Monday, November 9, 2009

Trapped at the Bottom of the Sea

Trapped at the Bottom of the Sea perfectly rounds out Frank Peretti's Cooper Kids Adventure Series. In this fourth installment, we finally are treated to an inside look at the emotions of Lila, her archaeologist father, Dr. Cooper, and, to a lesser degree, Jay. We learned in the first book Lila and Jay lost their mother, and this book finally explains what happened. Book four also addresses the questions I raised about Lila's motivation in my review of Book three--I promise I didn't read book four until after I wrote the review of book three!

It turns out, Lila is tired of narrowly escaping death and risking bodily injury to help her father on his archaeological digs. While working in Japan, she and her father have an argument in which Lila accuses her father of not caring about her or her mother, who he never mentions. Lila misses her mother, and wishes she could talk about her. As a result of their argument, Dr. Cooper decides to send Lila to her aunt's house in Washington State. Using his connections, Dr. Cooper secures passage to the States for Lila on a military transport jet. Unfortunately, the plane is carrying top-secret weapons and is hijacked shortly after take-off. One of the crew befriends Lila, and tells her to climb into a waterproof, bullet-proof, capsule-shaped pod carrying a mysterious weapon.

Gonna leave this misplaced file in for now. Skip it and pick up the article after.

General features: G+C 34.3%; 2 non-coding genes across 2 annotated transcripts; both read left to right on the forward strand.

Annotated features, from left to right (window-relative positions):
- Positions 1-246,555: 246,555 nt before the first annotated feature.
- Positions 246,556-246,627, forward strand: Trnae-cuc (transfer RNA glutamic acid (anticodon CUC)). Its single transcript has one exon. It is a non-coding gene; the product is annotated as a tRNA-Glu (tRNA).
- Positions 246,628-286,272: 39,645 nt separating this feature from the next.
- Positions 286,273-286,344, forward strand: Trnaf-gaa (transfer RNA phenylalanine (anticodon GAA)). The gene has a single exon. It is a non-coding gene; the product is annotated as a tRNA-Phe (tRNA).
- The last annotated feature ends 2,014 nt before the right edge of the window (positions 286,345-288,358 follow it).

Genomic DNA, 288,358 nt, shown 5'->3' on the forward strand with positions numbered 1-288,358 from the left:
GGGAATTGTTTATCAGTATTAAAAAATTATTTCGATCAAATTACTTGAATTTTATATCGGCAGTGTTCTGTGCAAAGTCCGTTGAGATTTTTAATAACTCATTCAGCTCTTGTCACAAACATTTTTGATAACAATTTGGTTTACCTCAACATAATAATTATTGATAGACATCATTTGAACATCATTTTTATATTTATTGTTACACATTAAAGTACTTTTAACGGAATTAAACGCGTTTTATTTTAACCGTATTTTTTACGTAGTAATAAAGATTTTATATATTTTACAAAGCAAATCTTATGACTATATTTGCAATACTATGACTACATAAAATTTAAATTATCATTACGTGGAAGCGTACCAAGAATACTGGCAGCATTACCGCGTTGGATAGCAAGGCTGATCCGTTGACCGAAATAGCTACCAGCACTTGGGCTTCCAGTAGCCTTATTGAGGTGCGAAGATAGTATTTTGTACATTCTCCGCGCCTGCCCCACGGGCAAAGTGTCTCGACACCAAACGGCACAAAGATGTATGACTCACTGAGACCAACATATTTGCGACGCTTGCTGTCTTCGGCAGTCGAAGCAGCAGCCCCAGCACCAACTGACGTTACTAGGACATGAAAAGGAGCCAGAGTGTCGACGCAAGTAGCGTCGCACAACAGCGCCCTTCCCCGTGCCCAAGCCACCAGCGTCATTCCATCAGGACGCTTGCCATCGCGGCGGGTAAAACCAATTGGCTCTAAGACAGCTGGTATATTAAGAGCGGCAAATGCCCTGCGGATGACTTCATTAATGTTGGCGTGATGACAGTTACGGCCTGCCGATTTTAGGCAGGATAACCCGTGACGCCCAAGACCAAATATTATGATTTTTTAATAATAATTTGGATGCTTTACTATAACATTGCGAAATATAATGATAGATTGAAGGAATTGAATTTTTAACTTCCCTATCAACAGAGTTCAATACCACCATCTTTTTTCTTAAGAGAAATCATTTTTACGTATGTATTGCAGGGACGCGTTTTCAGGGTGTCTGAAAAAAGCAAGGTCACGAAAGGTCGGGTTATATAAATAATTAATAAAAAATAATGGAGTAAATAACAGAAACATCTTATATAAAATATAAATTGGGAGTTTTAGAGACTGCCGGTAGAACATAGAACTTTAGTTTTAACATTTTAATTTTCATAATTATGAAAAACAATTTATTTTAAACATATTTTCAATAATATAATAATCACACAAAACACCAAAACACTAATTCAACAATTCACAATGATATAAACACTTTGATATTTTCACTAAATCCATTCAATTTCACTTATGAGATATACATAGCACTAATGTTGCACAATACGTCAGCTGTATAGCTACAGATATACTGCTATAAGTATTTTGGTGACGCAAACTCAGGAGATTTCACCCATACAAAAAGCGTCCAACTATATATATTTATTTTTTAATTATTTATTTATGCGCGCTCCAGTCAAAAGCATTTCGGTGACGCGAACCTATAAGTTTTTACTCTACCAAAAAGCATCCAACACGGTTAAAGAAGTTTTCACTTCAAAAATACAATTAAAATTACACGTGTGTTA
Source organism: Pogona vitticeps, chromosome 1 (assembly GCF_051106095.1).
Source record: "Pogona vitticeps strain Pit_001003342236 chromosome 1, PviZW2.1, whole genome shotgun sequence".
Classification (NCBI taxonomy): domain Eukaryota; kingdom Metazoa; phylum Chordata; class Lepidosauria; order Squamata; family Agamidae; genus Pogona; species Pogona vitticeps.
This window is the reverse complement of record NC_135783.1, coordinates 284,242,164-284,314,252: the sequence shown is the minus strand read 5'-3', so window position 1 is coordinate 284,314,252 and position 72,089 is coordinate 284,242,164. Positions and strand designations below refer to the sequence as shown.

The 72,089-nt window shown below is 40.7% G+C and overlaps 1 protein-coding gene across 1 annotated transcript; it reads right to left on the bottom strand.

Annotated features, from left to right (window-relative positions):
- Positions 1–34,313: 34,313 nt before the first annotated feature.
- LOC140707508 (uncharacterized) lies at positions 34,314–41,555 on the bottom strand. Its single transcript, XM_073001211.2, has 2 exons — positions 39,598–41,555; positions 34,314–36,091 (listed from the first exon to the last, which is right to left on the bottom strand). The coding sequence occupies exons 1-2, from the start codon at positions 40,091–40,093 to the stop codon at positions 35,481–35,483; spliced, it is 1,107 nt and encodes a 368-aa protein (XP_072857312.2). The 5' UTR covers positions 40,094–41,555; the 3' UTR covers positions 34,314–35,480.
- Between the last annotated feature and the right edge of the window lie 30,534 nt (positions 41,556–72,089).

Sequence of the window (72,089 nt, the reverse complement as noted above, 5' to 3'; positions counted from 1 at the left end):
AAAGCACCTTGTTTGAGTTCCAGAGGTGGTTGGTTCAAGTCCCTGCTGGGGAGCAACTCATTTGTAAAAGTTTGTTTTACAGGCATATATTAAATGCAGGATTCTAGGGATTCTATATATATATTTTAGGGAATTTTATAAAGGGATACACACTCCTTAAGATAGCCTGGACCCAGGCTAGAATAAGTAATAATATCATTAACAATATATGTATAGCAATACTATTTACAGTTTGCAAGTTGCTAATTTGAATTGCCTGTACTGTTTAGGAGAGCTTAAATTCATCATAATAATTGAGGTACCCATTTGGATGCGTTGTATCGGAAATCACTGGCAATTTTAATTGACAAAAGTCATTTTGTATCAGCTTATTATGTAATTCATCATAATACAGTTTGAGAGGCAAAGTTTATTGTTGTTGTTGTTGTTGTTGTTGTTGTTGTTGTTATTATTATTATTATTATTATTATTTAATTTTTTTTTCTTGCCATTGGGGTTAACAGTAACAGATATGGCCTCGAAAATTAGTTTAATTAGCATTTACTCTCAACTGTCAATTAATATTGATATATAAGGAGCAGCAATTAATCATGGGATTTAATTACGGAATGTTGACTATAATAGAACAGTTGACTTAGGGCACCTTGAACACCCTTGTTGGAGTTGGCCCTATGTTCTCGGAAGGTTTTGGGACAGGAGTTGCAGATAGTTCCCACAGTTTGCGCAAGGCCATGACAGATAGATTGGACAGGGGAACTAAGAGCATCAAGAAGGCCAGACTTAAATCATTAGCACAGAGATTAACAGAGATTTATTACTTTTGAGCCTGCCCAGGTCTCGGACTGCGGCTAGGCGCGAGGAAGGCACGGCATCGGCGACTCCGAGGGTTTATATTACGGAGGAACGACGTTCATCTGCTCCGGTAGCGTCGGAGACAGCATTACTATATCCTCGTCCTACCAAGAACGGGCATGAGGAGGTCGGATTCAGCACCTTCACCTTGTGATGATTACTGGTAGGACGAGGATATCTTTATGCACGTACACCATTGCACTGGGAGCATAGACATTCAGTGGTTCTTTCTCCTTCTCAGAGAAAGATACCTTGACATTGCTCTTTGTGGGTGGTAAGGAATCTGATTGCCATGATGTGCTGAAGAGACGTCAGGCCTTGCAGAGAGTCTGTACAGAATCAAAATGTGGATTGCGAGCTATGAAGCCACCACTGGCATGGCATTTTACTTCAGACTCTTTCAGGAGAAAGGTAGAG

It doesn't take long for Lila to become the only survivor of the plane crash, and her father and brother to realize something is amiss. Jay and Dr. Cooper quickly head to a small island in the Pacific to try to find out what has happened to Lila. There they join a foreign journalist and two islanders in their race to find the weapons pod before terrorists or Russia's Communist government find it, and before the Americans command the pod to self-destruct.

As Jay and Dr. Cooper attempt a rescue, Lila is stuck in the pod, thinking about the harsh words she exchanged with her dad. Peretti draws many parallels between Lila's plight and the story of Jonah, and like Jonah, Lila is miraculously saved in time to apologize to her father and learn his true feelings for her mother.

What I Like: I am so pleased this book finally delves into some heavy characterization of our teenage heroes and their father. Readers will identify with Lila's struggles to accept responsibility for her part in the fight with her dad. Most of Lila's time in the pod is spent in an ongoing conversation with God, where she alternately is desperate, angry and contrite. At the end, she is able to move past her feelings of blame and hurt, and forgive her dad.

I also like the fast-paced action. The book reads like one of the old James Bond movies (which I am not endorsing, however.) It is written in the style of an international thriller, but with personable, Christian characters, and a Christian message.

What I Dislike: Lila's escape, though meant to be miraculous, is not very believable. But a happy ending is better than an unhappy one, so oh well.

Overall Rating: Very Good!

Age Appeal: 10-14, but older readers will enjoy it.

Publisher Info: Crossway, 1988; ISBN: 978-1-58134-621-3 ; Paperback, $5.99

Buy it Now at for $4.99

OR Buy it at for $5.99.

Special Information: The books come in a four-book set, available for $17.99 from CBD, and I would highly recommend reading all of them. I would like to read the first two books over again, since I now have a better sense of the characters.

Read our reviews of other Frank Peretti books here.

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